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05 Mar 2013 | Press Release

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Another example of private health insurers' focus on profit

The Australian Dental Association Inc. (ADA) has condemned news of private health insurer Westfund employing overseas trained dentists to staff its new dental clinic in MacKay, Queensland, while there is an oversupply of dentists in Australia.

"Private health insurers have already received a big win from the Federal Health Minister's recent announcement of health insurance premium increases. We now see a private health insurer trying to push their profit margins further by taking dentists from areas where they are needed overseas disregarding the fact that we have an oversupply of locally qualified dentists. This is immoral and un-Australian," President of the ADA, Dr Karin Alexander, said.

The Facts:

1. In the last 11 years private health insurers have returned profits from ancillary cover of approximately $7.4 billion.

2. The latest report on Dental Workforce showed that dentist numbers increased over 21% in the 5 years 2006 to 2011 so that there were over 14,000 dentists in Australia. Since 2011, with the increase in dental schools, there has been a further increase in dentist graduates each year. The Australian Council of Dental Schools indicates there will be 920 graduates in 2013 from dental and oral health programs. The 2012 Grad Stats Survey results released in late December show that only 83.6% of dentists were in full-time employment at the time of the survey.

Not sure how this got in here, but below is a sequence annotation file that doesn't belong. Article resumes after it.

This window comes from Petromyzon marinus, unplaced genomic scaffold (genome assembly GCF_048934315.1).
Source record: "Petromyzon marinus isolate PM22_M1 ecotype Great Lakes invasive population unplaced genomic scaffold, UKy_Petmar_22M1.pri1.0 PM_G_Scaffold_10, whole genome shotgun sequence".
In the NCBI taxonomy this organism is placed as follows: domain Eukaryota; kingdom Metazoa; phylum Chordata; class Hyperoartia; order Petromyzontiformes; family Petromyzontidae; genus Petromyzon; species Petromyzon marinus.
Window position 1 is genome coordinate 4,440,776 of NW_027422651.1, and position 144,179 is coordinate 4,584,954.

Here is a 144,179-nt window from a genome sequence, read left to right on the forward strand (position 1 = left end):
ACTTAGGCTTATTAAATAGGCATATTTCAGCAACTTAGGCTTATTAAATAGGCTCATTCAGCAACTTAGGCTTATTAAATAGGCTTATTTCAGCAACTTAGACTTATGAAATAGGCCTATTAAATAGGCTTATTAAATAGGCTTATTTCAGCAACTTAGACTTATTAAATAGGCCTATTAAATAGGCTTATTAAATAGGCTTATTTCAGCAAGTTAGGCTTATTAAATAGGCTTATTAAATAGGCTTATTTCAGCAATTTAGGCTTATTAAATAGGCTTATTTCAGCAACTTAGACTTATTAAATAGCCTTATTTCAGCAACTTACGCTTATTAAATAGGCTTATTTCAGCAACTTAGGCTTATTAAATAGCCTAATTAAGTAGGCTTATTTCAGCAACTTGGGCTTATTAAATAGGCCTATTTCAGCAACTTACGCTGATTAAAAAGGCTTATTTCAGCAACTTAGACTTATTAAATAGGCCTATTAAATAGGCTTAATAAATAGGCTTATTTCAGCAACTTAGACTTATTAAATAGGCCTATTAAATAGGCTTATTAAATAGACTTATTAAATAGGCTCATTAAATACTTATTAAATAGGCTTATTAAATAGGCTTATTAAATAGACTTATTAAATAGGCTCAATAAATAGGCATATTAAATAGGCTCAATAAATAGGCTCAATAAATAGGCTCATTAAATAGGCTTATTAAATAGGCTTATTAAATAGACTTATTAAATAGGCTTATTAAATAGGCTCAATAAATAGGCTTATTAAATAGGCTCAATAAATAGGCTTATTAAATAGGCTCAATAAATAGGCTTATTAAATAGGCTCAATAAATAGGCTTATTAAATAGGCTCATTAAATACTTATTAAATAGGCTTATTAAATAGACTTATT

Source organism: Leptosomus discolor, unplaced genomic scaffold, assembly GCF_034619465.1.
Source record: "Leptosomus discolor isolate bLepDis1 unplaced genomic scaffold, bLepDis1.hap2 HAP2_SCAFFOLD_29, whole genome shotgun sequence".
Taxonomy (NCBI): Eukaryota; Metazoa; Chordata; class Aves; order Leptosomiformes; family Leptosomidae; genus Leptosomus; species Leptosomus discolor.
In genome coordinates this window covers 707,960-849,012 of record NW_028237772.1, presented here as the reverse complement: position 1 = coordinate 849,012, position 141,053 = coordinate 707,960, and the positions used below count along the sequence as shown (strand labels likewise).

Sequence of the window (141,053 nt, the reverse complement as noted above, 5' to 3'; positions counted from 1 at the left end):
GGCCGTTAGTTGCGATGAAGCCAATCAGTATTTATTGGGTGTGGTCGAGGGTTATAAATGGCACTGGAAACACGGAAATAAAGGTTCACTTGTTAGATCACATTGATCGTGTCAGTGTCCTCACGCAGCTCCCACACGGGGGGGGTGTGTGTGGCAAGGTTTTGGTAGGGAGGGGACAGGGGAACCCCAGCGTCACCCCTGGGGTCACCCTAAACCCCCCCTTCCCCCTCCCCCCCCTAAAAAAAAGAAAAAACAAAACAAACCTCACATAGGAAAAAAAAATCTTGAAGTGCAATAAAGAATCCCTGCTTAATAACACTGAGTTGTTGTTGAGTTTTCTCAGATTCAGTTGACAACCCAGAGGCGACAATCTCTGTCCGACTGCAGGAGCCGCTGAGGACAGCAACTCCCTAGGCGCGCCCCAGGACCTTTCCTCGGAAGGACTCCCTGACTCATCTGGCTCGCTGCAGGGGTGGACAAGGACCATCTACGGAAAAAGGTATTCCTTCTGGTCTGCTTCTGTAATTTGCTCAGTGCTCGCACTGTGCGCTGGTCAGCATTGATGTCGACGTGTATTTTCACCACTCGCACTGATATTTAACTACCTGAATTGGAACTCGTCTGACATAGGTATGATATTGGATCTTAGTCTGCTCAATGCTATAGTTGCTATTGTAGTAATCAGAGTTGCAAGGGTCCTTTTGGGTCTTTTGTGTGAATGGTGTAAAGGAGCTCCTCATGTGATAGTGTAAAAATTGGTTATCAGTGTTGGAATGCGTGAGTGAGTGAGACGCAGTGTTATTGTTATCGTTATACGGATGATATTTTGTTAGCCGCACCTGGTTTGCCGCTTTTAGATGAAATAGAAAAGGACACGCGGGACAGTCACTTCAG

3. Many countries that overseas graduate dentists are recruited from have shortages of dentists.

"No doubt private health insurers, focusing on their bottom line, recruit overseas trained dentists because they believe their productivity is greater than recent graduates. However, private health insurers ignore the investment (in both time and money) Australian students have made in training to be a dentist.

"The ADA always supports the role of overseas skilled migration in alleviating workforce shortages. However, Australia is experiencing an oversupply of dentists, and so if private health insurers want to recruit dentists for their practices in rural Australia, they should be obligated to tap into Australia's resources first before looking overseas. The Australian Government's investment in university places for dentist students and the financial incentives it offers to encourage Australians to obtain private health cover must place an obligation on private health insurers and other recruiters to utilise Australian university graduates before accessing overseas trained dentists.

"In times of fiscal restraint Australia must ensure that its investment in education and training of all dental practitioners is economically sound and that those graduating have a place in the community to ensure that that investment is repaid and not wasted. There is no need for private health insurers and other recruiters to go off-shore to find a dentist workforce. Local graduates must be utilised first," Dr Alexander concluded.

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